B&W 683 Theatre
Impressive to look at and, especially at low volumes, impressive to listen to – but we’d like a bit more excitement for our moneyWrite your own review
- Purposeful looks
- detailed, full-bodied sound
- goes plenty loud
- Mistakes a lack of involvement for refinement
- flimsy feel to rear speakers
Spend the thick end of two-and-a-half grand on the B&W 683 Theatre system and no one – not you, the proud owner, nor any guests to your cinema room – will be in any doubt where the money went.
The 683 Theatre is a substantial system, and it requires a substantial room to house it. The front three speakers, especially – 683 floorstanders either side of the HTM61 centre channel – look purposeful, doubly so with their grilles removed and their variously sized and coloured drivers exposed.
Rear speakers can be wall-mounted
In this company, the ASW610XP subwoofer looks quite discreet, while the DC3 dipole rear speakers can be easily wall-mounted to further reduce the impression of bulk.
But if you're the one who unpacked and installed it, you'll know the 683 Theatre system feels just as robust as it looks, the rear speakers' rather plasticky finish and an ill-fitting tweeter plate on one of our 683s aside.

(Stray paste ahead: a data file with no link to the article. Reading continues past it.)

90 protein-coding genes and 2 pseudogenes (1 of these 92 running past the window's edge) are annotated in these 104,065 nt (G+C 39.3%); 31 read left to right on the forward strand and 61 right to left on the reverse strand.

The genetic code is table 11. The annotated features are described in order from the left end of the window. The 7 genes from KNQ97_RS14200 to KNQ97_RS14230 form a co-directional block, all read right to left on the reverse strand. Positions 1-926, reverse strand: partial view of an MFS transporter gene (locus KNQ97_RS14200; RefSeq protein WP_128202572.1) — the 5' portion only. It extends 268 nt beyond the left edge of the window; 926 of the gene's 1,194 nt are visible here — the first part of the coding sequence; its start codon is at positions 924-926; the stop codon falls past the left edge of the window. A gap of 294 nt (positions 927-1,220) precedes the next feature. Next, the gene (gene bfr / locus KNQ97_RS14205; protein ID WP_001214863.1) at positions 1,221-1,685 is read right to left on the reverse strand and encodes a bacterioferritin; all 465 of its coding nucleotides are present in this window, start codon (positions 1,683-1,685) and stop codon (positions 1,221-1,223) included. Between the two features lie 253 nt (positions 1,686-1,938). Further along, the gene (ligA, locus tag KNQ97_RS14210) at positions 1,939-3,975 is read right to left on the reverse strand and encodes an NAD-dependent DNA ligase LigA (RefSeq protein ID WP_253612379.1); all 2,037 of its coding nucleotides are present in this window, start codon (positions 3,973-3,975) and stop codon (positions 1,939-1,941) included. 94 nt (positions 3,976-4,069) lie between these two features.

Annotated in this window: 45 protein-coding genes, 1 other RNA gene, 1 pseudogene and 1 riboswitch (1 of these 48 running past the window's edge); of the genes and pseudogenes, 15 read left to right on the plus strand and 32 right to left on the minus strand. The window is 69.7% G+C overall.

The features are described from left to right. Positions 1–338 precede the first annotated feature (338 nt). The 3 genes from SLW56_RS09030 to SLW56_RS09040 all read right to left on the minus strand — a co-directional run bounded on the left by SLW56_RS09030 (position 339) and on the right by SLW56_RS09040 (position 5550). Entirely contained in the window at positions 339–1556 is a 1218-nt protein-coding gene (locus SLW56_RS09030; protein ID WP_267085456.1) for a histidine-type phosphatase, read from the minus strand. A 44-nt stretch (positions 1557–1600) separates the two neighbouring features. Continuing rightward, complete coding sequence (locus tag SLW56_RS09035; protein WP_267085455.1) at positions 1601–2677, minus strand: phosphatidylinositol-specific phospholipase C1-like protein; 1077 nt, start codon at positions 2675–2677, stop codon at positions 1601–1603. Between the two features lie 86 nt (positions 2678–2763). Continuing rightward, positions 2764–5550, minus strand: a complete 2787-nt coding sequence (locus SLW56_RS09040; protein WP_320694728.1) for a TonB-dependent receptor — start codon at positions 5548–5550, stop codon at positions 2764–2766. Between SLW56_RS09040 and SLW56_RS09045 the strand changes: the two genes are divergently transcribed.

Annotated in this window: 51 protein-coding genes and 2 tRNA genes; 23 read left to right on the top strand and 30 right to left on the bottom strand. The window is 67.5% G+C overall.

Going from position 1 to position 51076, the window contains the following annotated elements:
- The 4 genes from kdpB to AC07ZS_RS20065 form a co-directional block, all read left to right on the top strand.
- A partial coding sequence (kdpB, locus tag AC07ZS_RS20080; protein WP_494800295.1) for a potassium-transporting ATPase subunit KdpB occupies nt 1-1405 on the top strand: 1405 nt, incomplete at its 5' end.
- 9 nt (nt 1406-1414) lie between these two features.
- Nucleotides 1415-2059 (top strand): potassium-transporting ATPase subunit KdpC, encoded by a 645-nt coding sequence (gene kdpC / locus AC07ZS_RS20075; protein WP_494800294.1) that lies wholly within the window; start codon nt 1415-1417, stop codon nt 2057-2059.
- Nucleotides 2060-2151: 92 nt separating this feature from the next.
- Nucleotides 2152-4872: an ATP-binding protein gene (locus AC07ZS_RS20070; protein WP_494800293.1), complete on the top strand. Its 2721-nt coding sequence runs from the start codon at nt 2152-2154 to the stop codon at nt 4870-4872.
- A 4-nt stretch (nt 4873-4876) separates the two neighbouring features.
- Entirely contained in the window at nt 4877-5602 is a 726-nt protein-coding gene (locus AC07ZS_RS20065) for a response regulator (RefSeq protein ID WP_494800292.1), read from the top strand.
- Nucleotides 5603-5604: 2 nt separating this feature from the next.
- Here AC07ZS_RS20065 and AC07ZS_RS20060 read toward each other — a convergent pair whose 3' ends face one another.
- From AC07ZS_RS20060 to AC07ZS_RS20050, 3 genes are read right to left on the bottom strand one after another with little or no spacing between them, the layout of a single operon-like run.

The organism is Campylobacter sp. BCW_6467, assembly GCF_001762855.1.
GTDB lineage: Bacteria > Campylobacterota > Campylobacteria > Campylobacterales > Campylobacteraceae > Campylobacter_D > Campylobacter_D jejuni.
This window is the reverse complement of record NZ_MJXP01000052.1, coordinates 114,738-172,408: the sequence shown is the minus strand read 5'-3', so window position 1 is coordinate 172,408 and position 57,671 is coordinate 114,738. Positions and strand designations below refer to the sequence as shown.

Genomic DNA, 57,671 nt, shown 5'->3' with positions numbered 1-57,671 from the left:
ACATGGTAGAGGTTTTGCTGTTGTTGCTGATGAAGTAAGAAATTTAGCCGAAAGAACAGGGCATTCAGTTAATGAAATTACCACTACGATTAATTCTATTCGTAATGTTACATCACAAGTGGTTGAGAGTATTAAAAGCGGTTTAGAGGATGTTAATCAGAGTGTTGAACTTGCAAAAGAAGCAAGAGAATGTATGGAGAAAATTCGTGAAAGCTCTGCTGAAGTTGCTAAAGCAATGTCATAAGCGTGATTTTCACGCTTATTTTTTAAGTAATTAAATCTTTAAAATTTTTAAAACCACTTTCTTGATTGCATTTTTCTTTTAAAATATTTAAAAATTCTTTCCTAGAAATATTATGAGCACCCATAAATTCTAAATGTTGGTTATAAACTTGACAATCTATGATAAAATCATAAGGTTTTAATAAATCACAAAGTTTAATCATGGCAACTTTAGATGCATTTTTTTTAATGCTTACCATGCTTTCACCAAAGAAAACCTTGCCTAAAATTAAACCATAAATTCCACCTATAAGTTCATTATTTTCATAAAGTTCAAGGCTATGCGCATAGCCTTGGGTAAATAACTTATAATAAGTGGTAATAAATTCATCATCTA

The sound the package makes when dealing with a movie (we used the ever-reliable Dolby TrueHD soundtrack to Batman Begins) is correspondingly burly, though not quite in the way you might imagine.
Sure, it's got genuine punch and substance in the low frequencies, and generates an expansive, well-integrated soundstage, but it's also capable of adroit subtlety and can build effective low-volume atmosphere and apprehension.
The asymmetrical centre speaker offers well-rounded, distinct dialogue with plenty of detail and character, and the rear speakers are deft and delicate. In the dread calm before the inevitable storm, the B&W develops tension as effectively as any system.
Loud, yet cautious
It's the arrival of the storm that reveals the 683 Theatre's major shortcoming. Despite having ample dynamic thrust on tap and being more than eager to deliver antisocial volumes, the B&W package is noticeably less engaging and enthusiastic than some of its rivals.
When the going gets rowdy, the B&W goes good and loud, all right, but never throws caution to the wind – at all times, the sound is refined and restrained.
Those traits are essential at times, of course, but every now and then (about every five minutes in the case of Batman Begins) it's necessary to sacrifice some refinement in the name of excitement.
And that turns out to be a step to far for the 683 Theatre. It may have the intimidating looks of a heavyweight boxer, but in reality it longs to be a forensic scientist